However, on closer examination of the Sherlock Holmes stories, it is noticeable that Doyle did more than copy this melodrama technique. Doyle adapted it for his own purposes, which are to suggest that outward appearances can beguile as well as reveal and also to undermine the seriousness of such dramatic gestures. This is exemplified when Holmes uses dramatic gestures for his own means. Within the stories, Holmes usually has two reasons for deploying exaggerated gesture. The first is that it enables him to discover information secretly. In ‘The Reigate Squires’ (1883), Holmes’ face is said to have ‘suddenly assumed the most dreadful expression. His eyes rolled upwards, his features writhed in agony and with a suppressed groan he dropped on his face upon the ground’ (Doyle, ‘The Reigate Squires’, 1996: 385). This focus on facial expression and the use of negative adjectives such as ‘writhed,’ ‘agony’ and ‘dreadful’ all present Holmes as acting melodramatically. This scene becomes all the more a performance when it is realised later that Holmes only feigned illness in order to distract the criminals.

Melodramatic gesture, as mentioned above by Deborah Vlook is supposed to make it easier to understand a person’s thoughts and feelings, but here it is the opposite and becomes a form of deception. This shows how Doyle used a nineteenth-century melodrama convention, yet simultaneously challenges it and breaks the pattern of codified behaviour, making human behaviour less predictable. The second reason Holmes uses dramatic gesture is because he loves performing, which is documented extensively in the stories. The Valley of Fear (1915), illustrates this effectively as Holmes acknowledges this trait in himself: ‘Watson insists that I am the dramatist in real life … some touch of the artist wells up within me, and calls insistently for a well-staged performance’ (Doyle, The Valley of Fear, 1996: 301). This implies that Holmes sees life as a drama and that to perform his role as the greatest consulting detective he needs to act in a certain way. This attribute is often visible when Holmes catches the criminals. ‘The Mazarin Stone’ (1921) exemplifies this, as Holmes not only listens in on the criminals’ conversation by switching places with a mannequin, he also creates a sense of drama when returning the jewel to Lord Cantlemere by putting it inside his coat pocket, whilst pretending he is struggling with the case. Within this story Holmes summarises his use of performance saying, ‘I can never resist a dramatic situation,’ (Doyle, ‘The Mazarin Stone’, 1993: 65) which reinforces how Doyle utilised expressive gesture in his stories. This deployment of body language contrasts to its application in nineteenth-century melodrama, where it is used to display genuine emotion.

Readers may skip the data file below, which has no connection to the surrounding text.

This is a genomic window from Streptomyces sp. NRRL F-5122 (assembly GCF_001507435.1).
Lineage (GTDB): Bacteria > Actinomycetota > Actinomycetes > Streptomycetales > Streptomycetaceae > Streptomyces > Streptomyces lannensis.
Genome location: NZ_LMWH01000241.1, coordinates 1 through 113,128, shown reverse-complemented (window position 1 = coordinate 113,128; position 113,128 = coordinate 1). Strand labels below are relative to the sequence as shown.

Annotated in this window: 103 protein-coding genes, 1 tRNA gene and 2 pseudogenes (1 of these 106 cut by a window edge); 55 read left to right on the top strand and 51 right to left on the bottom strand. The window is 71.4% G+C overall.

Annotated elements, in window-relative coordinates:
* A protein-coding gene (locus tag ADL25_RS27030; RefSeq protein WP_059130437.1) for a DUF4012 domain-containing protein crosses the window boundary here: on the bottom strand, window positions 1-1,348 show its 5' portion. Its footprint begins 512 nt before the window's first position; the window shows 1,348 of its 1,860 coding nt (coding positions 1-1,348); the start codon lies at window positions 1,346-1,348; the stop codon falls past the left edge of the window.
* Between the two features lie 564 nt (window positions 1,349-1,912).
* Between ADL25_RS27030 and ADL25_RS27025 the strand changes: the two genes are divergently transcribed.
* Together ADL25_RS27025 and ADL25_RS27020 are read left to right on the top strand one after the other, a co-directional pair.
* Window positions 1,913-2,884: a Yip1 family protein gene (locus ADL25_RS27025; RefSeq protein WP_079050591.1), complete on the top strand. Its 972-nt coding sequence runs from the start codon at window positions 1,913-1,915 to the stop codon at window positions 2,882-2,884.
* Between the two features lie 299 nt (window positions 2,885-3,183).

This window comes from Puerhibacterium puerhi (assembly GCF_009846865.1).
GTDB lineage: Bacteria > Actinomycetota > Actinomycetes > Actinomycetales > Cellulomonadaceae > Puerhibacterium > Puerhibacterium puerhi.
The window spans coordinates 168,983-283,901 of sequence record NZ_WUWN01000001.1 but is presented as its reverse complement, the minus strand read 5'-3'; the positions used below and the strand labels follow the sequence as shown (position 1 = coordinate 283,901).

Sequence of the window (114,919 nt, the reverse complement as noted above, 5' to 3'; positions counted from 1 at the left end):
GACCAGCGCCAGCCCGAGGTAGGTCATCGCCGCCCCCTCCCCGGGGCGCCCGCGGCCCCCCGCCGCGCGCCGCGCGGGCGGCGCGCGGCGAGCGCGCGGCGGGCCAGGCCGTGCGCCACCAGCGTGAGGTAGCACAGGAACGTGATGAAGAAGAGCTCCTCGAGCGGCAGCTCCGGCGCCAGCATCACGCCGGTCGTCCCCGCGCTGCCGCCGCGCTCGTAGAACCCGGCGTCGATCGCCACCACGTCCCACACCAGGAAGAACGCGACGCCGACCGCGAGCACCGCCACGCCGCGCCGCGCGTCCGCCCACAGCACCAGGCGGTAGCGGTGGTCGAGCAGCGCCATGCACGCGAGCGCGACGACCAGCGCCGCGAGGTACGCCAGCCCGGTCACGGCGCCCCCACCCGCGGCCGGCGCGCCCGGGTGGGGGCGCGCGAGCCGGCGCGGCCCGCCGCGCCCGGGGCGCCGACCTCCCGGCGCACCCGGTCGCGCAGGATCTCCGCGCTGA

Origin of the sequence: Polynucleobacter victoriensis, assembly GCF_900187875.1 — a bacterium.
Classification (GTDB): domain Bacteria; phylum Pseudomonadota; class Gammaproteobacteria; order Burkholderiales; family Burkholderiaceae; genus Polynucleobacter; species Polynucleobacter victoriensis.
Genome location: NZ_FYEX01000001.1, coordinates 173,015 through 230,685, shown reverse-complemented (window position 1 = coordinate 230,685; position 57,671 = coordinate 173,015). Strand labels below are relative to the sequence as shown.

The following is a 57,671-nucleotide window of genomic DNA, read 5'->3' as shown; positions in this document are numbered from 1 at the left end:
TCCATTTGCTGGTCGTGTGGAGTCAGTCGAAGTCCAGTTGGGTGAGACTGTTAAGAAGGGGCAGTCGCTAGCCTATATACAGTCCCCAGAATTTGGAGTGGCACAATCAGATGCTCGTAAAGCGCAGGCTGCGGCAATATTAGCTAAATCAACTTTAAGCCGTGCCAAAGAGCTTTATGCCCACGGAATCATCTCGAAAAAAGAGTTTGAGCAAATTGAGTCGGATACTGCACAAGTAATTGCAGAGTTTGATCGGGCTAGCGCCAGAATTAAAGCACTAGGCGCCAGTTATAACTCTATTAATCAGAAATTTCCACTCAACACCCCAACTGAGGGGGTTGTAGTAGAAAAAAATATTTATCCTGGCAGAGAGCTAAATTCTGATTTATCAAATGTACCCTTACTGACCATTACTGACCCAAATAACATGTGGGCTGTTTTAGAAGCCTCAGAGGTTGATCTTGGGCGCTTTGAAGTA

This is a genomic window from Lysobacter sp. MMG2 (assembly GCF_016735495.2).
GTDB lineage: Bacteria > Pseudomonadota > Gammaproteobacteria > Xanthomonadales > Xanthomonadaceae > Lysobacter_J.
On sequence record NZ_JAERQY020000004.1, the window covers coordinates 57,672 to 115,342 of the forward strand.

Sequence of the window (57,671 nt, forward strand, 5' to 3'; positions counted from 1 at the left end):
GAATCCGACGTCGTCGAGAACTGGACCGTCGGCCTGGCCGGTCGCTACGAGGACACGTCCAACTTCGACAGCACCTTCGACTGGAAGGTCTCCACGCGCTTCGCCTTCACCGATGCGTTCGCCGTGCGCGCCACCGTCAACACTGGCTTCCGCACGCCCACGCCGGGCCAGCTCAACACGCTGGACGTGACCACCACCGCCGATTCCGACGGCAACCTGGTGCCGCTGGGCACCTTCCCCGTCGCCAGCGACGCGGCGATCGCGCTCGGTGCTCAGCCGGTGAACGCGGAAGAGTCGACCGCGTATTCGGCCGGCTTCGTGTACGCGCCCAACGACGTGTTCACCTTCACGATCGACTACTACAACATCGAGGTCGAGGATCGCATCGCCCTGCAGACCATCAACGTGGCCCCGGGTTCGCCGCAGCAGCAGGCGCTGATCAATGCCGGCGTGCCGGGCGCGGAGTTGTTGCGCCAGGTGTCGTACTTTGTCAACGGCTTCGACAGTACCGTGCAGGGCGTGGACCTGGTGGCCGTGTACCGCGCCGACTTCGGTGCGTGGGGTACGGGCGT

As stated before one of the reasons for using exaggerated gesture was to codify characters’ behaviour. However, once more, Doyle took an established nineteenth-century melodrama convention and gave it a new function. In particular, Doyle combined the concept of codifying humans via external features with Holmes’ deductions, which astound characters when he tells them personal details about themselves, based on their appearance. Furthermore, these details are more advanced than the inferences audiences of nineteenth-century melodrama would have been expected to make. For example, when Sherlock Holmes examines a pipe his client left behind in ‘The Yellow Face’ he deduces that the man was ‘muscular … left handed, with an excellent set of teeth, careless in his habits, and with no need to practice economy’ (Doyle, ‘The Yellow Face’, 1996: 303). This example demonstrates how Doyle transformed codified behaviour, clothes and objects into a pseudo-science.